Who should serve as a campus coordinator?

The campus coordinator can be any one person on campus who can serve in the above capacity or who can serve as the primary point of contact for a group of people, such as an ad hoc Woodrow Wilson Visiting Fellows Planning Committee. Most often, the campus coordinator is an academic officer, a department or division chair, or a faculty member. On some campuses, the campus coordinator is an assistant to the president or chief academic officer, a librarian, a staff or faculty director of a campus center, or other staff member. The specific job title is not important. What is essential is that the person can bring together the campus community to plan a successful visit.  

When should my institution apply? Is there an application deadline?

Applications can be submitted anytime and are processed on a rolling basis. The most common schedule is for institutions to apply in the spring to a host a Fellow in the next academic year. We encourage interested institutions to apply to host a Fellow at least six months before their anticipated visit date to allow enough time to plan a successful visit.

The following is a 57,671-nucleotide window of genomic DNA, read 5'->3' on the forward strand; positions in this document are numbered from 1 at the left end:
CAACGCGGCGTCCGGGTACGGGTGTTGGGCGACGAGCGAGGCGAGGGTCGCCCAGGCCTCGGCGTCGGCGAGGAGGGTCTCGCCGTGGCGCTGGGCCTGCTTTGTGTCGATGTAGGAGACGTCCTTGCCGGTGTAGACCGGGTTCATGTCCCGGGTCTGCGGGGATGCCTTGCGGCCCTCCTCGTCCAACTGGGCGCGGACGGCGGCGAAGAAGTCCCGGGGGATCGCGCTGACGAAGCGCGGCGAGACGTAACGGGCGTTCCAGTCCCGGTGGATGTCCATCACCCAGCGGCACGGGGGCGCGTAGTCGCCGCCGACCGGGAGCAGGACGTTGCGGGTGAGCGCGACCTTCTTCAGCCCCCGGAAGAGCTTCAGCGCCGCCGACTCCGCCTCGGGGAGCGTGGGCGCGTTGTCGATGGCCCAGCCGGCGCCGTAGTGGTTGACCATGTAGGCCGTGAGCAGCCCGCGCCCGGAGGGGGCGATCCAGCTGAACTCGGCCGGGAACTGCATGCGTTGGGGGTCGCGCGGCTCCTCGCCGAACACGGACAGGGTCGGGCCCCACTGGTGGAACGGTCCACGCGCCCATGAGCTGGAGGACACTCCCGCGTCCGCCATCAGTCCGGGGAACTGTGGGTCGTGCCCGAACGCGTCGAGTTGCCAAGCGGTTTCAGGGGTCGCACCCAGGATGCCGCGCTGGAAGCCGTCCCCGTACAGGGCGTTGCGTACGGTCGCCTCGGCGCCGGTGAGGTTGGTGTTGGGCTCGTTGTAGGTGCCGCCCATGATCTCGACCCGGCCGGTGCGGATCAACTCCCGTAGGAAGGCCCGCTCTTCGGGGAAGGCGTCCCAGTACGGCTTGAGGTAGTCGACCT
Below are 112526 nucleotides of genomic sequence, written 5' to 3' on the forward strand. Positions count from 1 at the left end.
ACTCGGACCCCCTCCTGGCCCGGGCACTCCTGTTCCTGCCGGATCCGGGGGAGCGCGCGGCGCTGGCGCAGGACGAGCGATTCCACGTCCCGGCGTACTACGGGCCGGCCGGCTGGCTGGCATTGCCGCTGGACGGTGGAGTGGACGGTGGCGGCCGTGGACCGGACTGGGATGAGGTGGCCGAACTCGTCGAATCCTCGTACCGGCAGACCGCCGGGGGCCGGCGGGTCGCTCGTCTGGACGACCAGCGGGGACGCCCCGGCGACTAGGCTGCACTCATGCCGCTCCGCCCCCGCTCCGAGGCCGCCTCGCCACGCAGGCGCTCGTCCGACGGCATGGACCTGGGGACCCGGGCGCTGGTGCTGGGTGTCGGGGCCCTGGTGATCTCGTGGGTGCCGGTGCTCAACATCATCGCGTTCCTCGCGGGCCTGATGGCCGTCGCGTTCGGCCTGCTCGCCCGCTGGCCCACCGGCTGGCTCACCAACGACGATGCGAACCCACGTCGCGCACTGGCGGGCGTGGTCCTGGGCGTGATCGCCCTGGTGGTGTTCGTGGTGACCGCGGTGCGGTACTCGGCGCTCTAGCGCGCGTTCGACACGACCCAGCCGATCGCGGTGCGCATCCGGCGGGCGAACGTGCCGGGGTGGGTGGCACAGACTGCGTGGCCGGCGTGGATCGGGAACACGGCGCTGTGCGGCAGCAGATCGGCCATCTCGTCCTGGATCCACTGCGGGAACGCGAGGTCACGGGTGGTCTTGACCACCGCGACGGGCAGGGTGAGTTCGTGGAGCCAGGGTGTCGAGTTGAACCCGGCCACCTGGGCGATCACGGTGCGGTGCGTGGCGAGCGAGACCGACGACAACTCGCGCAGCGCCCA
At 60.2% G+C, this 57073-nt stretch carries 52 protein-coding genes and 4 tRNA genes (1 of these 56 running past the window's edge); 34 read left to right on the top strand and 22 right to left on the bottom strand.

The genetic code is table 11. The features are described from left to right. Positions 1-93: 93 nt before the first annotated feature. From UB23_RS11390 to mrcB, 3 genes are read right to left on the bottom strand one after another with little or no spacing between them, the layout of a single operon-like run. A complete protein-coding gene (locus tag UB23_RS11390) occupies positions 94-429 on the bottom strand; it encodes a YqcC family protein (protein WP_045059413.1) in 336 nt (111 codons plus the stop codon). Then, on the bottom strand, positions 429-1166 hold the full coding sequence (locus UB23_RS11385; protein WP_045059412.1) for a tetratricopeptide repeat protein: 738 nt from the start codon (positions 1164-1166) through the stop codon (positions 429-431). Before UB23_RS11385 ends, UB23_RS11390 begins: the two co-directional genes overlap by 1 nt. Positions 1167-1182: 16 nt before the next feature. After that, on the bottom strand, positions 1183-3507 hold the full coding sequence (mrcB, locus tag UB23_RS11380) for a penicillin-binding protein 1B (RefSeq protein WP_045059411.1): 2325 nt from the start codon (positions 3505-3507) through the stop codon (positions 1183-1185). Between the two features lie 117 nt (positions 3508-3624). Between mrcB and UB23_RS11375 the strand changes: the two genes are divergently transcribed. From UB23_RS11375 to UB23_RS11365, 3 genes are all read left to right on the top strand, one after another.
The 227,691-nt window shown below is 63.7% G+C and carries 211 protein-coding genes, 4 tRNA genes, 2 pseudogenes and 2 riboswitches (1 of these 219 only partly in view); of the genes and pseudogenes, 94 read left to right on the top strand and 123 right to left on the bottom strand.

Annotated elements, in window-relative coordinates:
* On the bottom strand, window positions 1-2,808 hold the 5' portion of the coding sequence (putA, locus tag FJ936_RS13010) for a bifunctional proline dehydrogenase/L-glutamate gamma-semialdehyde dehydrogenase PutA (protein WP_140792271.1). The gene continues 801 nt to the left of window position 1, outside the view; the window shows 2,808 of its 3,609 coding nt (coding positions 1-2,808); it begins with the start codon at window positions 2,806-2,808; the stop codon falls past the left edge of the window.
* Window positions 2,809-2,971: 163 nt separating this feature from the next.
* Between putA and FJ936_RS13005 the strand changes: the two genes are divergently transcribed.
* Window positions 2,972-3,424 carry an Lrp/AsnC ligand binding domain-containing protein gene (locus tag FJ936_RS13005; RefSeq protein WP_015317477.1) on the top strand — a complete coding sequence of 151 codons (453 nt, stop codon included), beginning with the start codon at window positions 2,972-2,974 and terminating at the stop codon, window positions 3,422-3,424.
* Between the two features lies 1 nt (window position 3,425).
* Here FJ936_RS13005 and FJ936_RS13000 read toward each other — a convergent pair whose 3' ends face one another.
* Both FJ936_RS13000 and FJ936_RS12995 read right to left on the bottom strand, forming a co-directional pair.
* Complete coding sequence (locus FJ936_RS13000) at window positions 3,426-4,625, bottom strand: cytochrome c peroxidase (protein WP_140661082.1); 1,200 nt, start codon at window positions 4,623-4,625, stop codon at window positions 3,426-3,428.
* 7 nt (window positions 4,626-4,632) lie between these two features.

Who is included in the roster of Woodrow Wilson Visiting Fellows?

The roster of Fellows includes prominent artists, diplomats, journalists, business leaders, and other working professionals who can lead students, faculty members, campus staff, and community members in substantive dialogue related to the work of their profession. Whether they have influenced governmental policy, had first-hand observation of national crises, or have helped build a major corporation, Fellows provide a better understanding of the world beyond college walls. Fellows are selected for their professional expertise, personal enthusiasm for the goals of the program, interest in interacting with students, and ability to listen as well as to speak.